If it's possible, I think I was born nostalgic. As soon as I was able to recognized the bittersweet feeling I'd get when I thought about the past, I knew I was meant to live in (and embrace) a life of nostalgia. I was probably 10 when I began to fully comprehend what it meat to grow up and leave behind each era of your life, only able to return to them in reflection and memories as the years pass by. I dabbled in ways to comprehend this as I grew older—finding peace in diaries and scrapbooks, finding comfort in rewatching and rereading, and finding discomfort in change and growth. In hindsight, much of what I struggled with as I grew older wasn't what you'd think of as traditional growing pains—I was a well-adjusted, well-cared for child and teen. But my soul ached with the weight of my mind, constantly trying to balance the past and the future and therefore stumbling over the present.
My later teenage years were challenging in many ways, as I struggled to form myself without silencing the person I had been growing up, a constant battle between the past and the present. When I finally realized the best way to balance it all, I got it tattooed on my wrist as a reminder—carpe diem. Only the present can resolve both the memories of the past with the uncertainty of the future.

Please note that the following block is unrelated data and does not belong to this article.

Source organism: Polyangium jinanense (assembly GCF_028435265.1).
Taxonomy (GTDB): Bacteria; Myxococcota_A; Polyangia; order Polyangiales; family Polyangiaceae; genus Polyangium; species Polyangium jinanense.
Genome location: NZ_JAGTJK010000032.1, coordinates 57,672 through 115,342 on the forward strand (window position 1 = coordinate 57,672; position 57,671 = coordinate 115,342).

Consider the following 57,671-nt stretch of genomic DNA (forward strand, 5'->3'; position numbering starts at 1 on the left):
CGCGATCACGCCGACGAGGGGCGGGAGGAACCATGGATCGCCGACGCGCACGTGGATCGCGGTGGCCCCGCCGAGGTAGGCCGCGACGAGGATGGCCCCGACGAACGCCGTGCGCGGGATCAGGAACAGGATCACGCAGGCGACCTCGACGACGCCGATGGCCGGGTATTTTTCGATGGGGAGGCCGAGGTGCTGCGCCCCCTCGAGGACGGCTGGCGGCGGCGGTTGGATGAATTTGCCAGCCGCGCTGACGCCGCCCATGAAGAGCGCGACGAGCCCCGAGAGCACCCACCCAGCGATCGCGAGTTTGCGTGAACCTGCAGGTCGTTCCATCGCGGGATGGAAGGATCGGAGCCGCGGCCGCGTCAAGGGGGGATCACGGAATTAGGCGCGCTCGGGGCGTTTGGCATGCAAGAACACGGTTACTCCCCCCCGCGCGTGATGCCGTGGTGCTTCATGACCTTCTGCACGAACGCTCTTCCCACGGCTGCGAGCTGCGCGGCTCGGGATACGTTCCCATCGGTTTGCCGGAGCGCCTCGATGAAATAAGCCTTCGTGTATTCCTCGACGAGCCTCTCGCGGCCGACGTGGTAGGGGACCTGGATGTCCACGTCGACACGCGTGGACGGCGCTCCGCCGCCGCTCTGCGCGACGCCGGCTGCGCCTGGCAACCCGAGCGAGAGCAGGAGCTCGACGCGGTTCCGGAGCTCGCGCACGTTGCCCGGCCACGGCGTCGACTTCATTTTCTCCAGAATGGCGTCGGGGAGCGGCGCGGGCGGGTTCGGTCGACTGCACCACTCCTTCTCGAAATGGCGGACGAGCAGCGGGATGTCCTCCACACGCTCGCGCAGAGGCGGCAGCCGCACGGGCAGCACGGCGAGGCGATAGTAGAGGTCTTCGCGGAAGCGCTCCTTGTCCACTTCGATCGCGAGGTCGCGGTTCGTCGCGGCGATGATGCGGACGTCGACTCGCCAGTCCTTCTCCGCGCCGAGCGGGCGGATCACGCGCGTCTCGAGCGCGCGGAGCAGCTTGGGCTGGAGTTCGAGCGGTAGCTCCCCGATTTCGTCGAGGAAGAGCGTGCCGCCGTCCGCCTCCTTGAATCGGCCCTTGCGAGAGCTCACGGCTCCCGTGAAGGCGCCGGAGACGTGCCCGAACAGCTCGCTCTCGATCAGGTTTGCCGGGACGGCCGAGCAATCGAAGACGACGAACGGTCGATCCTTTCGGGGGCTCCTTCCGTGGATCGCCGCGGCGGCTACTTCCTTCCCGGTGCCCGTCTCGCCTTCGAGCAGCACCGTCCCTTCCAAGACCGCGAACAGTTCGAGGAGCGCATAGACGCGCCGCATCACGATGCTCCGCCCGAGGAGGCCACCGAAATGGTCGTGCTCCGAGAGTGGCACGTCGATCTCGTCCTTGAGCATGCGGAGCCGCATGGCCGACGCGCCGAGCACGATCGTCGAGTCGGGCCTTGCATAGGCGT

Decades later, I continue to battle with my mind, as each of us do in our own way. I find myself locked in waves of memories, thinking about good and bad times of the past, yearning for the comfort of times come and gone, all the while pining for the release of a future. I'm nostalgic for the early years where my parents didn't live thousands of miles away and a Saturday morning spent watching movies with them was a normalcy. I'm worried for the years ahead, when my hazy goals and dreams are yet to be realized. But through it all, I try to remember the balance that has kept me walking this tightrope of a life for 24 years. Right now that balance manifests itself in yoga, books and quiet walks around a loud city, but even my escapes are always changing.
The only thing we can do is to change too.
This Week's Reads: Purity—Jonathan Franzen; Talking As Fast As I Can—Lauren Graham